When the cone of the speaker moves forward(vibrates), it creates pressure among air molecules. This high-pressure region is called compression. And when cone moves back, the pressure decreases creating a low-pressure region called rarefaction. By this way the energy in the cone is transferred to waves. (Sound is an energy type and it can be transferred into another type.) These vibrating air particles create a longitudinal wave. But this situation can be graphed by transverse wave. Compression regions are the crust(top of the wave) and rarefactions are trough.7Frequency of sound:

Every living thing can hear different frequencies of sounds. An average person can detect sound waves between 20Hz and 20,000Hz frequencies. Dogs can hear higher frequencies and elephants can hear lower frequencies.

Low frequencies are considered as low-pitched(infrasound) and high frequencies are high-pitched(ultrasound) sound.

When a sound wave hits a surface and changes its direction, it’s called sound reflection or echo. If a room with lots of furniture has less echo than the unfurnished one. In sonar devices, things like fishes can be detected by ultrasound reflection. The reason of ultrasound being used is shorter wavelengths are necessary to image smaller details. Humans use artificial sound devices where as dolphins and bats have natural ones. They use sound waves instead of sight, to detect their bates and surroundings.

The absorption of sound is based on frequency. Conference or concert saloons are covered with materials that don’t absorb sound.frequency-hearing-range-in-man-and-some-common-animal

Resonance:

Every object has its own frequency derived from its mass and flexibility. They all vibrate at their own frequency level except one condition.

Think of two diapasons(tuning forks) standing side by side but not touching to each other. If we hit the left one , it’ll start to vibrate in its own frequency. But the right one will start to vibrate, too. The second own will vibrate in the left one’s frequency. But the right one won’t reach its own maximum amplitude, where the left one will.8

Loudness of sound:

It’s the volume of the sound. It is calculated by decimeter. SI unit is decibel(dB). When the amplitude increase, volume increase, too.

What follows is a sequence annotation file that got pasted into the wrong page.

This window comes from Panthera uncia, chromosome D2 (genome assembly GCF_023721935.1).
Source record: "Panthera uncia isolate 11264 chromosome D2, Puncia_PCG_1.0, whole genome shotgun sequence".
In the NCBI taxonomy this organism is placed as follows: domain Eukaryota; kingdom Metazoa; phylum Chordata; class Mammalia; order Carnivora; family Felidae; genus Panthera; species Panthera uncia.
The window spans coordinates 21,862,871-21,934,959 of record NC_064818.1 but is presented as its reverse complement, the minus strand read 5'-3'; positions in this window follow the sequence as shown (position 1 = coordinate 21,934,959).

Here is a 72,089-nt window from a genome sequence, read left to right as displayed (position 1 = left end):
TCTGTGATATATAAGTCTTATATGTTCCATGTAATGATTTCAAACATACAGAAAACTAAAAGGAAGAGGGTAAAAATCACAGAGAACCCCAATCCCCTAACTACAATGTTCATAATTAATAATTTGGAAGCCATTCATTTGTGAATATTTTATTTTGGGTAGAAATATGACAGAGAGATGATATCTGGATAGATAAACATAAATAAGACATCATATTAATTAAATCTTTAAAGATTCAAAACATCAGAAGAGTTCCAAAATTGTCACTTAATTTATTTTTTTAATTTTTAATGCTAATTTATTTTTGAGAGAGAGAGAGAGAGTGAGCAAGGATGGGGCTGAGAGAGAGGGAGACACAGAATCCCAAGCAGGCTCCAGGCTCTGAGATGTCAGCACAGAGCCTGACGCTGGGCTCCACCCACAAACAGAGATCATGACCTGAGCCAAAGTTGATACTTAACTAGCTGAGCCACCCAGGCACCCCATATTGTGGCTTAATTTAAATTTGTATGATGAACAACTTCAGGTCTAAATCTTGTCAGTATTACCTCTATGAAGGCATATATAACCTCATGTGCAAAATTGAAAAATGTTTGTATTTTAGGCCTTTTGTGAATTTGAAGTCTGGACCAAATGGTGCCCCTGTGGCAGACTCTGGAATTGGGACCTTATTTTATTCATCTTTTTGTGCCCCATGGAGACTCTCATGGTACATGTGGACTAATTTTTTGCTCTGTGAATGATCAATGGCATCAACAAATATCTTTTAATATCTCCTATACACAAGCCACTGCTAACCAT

There are two factors that affect the loudness:

  1. The distance to the source: Getting further away from the source causes the loudness to lower. Because the sound travels as enlarging circles, its power in a unit surface decreases.
  2. The power of the source9

LIGHT AND ELECTROMAGNETIC WAVES:

15

Although we don’t realize it but we use electromagnetic waves a lot in our daily life. Our cellphones, laptops, radios and Wi-Fi are all a result of electromagnetic waves. Surprisingly light is one of them, even though it is the only one we can see with our eyes. All these waves have the same physical characteristics except light’s visibility to our eyes. They can be refracted and reflected,

They are transverse waves that carry energy and can travel in vacuum, space, air. In a medium they travel with same speed: c=3.00 x 10^8m/s. But their speed depends on the medium. If the density of the medium increases, their speed decreases.

They are named according to their wavelength and frequency. Radio waves have the smallest frequency but largest wavelength. In contrary, X rays have the largest frequency and smallest wavelength.

Light has a short wavelength approximately 400nm(=400×10^-9m) TO 700nm(=700×10^-9m). In the electromagnetic spectrum each wavelength has its own color. In visible light section, purple is the shortest and red is the largest wavelength.Ekran Resmi 2015-03-26 11.10.55

Now here’s question you may want to solve:Ekran Resmi 2015-03-26 11.13.54

SEISMIC WAVES:

Breaks under earth’s layer causes earthquakes. Earthquakes are called seismic waves and they are infrasound. There are two types:

  1. Body waves: Spread from inner layers of earth
  • Primary waves(P-waves): It’s parallel to surface. It’S the first wave to be recorded during an earthquake. It’s speed is between 1.5km/s and 8km/s. It can be sensed by some animals.
  • Secondary waves(S-waves): It’s perpendicular to surface. Its speed is half of P-waves. It vibrates up and down, right and left.
  1. Surface waves: Spread slowly along surface. They are more destructive than body waves.
  • Love waves: Moves the earth horizontally. It’s a transverse wave.
  • Rayleigh waves: Moves slower than love waves. It draws an ellipse just like ocean waves and it’s the most felt wave.00

WATER WAVES: